The growing functionality of wearable tech in the workforce is capturing the interest of employers worldwide. Wearable technologies can incorporate patches, fabrics, accessories, and implants. What they have in common is the potential to revolutionise the way people work.
Smartwatches get work ready
When most people think of wearable technologies, they think of smartwatches. Improved processing power, storage capacities, and software support are making smartwatches more relevant to workplaces.
When people are out of the office, smartwatches can become hands-free verbal and non-verbal communications tools. The ability to work and use your hands while communicating, rather than holding a phone, is critical in many workplace roles. Freeing up your hands is a common attribute of wearable technologies.
Head-mounted displays take the place of tablets
Fast gaining attention are head-mounted displays (HMD) that sit a small screen just beneath your eye. Many versions have a camera attached and are voice-activated.
“It’s like a high-end Android tablet that I wear on my head,” says one HMD developer, Virtual Method’s David Francis.
Francis gives the example of a surgeon using a HMD during surgery. The surgeon can communicate and receive information while keeping their hands free to operate. HMD technologies have applications across many types of workplaces
The IoT integrated into the clothes you wear
Wearable technologies can also be incorporated into the clothes on your back. Traditionally, textile/fabric wearables have focused on the user’s biological state – heart rate, body temperature, etc. Analysts expect the textile wearable technology sector to be worth $7.1 billion by 2024, and attention is turning to the environment around the person wearing smart clothing.
Small UV sensors can now be built into clothing. For outdoor workers, the sensor can communicate with another wearable, like a smartwatch, to alert the worker when the UV levels are high. Technologies like this have clear workplace occupational health and safety benefits.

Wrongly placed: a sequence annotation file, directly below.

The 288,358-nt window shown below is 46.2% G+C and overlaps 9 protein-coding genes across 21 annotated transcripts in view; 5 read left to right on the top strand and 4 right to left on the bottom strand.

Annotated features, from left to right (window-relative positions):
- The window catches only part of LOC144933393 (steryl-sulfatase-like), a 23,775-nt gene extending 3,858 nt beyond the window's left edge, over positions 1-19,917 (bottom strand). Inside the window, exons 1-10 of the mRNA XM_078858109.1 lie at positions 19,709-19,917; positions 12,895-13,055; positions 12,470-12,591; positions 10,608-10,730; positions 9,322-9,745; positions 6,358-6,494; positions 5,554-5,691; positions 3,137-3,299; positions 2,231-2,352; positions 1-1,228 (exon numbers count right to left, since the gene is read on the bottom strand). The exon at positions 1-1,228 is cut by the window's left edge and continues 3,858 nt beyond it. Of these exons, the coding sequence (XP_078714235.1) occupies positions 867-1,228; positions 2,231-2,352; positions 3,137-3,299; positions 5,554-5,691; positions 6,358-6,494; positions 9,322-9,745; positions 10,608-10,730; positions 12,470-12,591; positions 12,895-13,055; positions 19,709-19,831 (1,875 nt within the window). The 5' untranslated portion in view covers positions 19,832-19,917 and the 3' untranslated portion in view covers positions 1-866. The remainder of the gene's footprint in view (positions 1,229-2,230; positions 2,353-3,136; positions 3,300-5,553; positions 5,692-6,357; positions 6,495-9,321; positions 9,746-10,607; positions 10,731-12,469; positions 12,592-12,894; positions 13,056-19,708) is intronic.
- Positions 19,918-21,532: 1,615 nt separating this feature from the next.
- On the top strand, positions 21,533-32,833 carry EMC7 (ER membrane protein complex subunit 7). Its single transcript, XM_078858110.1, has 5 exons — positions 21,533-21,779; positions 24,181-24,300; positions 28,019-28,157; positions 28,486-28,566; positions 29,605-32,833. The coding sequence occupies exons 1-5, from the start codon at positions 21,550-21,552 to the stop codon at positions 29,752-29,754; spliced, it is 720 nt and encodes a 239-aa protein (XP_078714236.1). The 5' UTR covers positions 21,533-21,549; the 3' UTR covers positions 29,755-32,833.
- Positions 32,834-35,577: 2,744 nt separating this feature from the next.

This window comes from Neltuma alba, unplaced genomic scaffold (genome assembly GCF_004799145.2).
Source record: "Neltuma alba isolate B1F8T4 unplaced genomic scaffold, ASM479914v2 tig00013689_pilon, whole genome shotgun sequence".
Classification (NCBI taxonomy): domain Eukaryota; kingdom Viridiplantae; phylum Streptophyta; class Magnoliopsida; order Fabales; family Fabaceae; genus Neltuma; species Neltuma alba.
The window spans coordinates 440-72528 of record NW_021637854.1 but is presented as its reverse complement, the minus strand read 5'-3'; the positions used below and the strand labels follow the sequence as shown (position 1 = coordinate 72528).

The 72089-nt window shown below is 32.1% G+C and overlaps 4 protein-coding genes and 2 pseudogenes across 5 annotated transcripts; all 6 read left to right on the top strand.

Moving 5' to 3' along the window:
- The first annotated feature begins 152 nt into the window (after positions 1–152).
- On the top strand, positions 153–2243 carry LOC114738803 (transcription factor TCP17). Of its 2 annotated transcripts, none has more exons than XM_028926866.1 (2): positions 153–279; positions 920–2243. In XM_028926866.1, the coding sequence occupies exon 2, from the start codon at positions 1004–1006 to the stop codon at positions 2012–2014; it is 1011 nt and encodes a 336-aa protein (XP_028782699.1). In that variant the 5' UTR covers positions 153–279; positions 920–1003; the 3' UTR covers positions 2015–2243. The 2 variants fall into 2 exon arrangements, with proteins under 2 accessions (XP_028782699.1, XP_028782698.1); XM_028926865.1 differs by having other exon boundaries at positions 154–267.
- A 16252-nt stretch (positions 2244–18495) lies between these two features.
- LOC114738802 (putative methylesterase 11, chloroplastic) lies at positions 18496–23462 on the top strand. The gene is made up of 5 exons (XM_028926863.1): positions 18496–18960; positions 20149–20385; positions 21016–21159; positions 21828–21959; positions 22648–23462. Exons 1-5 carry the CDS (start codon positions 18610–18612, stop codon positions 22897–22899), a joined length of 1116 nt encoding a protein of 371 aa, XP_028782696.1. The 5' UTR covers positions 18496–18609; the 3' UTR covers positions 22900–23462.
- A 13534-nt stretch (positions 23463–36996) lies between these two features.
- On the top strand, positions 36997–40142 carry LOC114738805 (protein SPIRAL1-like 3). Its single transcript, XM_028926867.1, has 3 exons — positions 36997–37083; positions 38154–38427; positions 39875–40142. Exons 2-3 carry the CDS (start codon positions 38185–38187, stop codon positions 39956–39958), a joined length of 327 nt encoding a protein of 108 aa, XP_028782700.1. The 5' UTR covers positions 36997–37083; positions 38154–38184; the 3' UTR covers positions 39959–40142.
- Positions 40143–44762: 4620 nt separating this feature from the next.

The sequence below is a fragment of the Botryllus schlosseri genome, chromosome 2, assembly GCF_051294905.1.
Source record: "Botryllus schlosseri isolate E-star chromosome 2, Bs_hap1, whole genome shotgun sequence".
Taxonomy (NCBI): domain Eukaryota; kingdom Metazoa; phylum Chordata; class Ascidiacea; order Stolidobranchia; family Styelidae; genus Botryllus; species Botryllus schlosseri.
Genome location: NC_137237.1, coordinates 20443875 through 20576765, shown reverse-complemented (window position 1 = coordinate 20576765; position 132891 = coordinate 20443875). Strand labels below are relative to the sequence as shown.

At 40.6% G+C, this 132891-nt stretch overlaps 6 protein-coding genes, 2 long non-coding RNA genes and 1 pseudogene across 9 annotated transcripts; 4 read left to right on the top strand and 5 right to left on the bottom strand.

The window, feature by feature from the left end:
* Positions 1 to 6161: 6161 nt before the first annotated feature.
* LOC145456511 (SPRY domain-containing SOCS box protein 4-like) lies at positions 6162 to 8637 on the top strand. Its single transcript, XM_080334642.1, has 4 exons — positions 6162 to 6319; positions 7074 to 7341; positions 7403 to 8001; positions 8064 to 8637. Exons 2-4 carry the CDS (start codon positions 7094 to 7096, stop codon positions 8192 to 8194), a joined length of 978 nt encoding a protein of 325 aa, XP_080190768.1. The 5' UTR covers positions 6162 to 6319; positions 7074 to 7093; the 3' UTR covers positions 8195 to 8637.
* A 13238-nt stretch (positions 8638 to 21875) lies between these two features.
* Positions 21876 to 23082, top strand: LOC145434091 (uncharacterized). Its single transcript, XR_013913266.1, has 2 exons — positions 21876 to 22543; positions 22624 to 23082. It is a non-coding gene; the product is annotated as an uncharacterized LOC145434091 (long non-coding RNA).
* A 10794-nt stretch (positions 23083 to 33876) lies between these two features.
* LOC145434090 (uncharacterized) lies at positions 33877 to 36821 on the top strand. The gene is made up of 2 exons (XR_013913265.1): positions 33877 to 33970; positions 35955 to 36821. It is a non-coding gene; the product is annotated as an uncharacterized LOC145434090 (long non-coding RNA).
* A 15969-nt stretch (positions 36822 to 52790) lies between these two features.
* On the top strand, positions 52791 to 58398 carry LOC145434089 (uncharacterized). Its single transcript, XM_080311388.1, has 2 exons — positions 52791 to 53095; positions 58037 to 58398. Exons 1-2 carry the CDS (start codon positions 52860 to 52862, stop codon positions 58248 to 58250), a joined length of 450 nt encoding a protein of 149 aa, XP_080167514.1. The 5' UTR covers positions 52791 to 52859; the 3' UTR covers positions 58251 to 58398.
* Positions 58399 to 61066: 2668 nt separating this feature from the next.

Wireless headphones boost workplace productivity
Not all wearable tech is about communicating data. Some wearables are built to assist in performing a job. Something as simple as wearing smart headphones during a phone call can improve workplace productivity by 40%.
Smart headphones are an example of accessories as wearable technologies. The wireless connection enables the worker to move around while wearing headphones. Noise-cancelling technology filters out background noises, allowing the worker to better focus on the task at hand.
Implanted microchips the ultimate wearing technology in the workplace?
At the cutting edge of wearable technologies are implants like microchips. It sounds invasive and Orwellian for many, but some workplaces are already trialling microchip implants.
US company, 32M, microchipped some employees in a trial. The microchipped employees did not have to carry around ID and swipe cards in the workplace. Epicenter ran a trial in Sweden where employees could use a microchip inserted into their thumb to send data.
While critics raise privacy and tracking concerns, microchips are perhaps the ultimate wearable technology.
To date, most portable tech devices have required us to use our hands. Contemporary tablets and phones need to be held in our hands. Wearable technologies free up our hands to work. Many people who work in the wearable technologies field, including David Francis, believe going hands-free represents the future of work.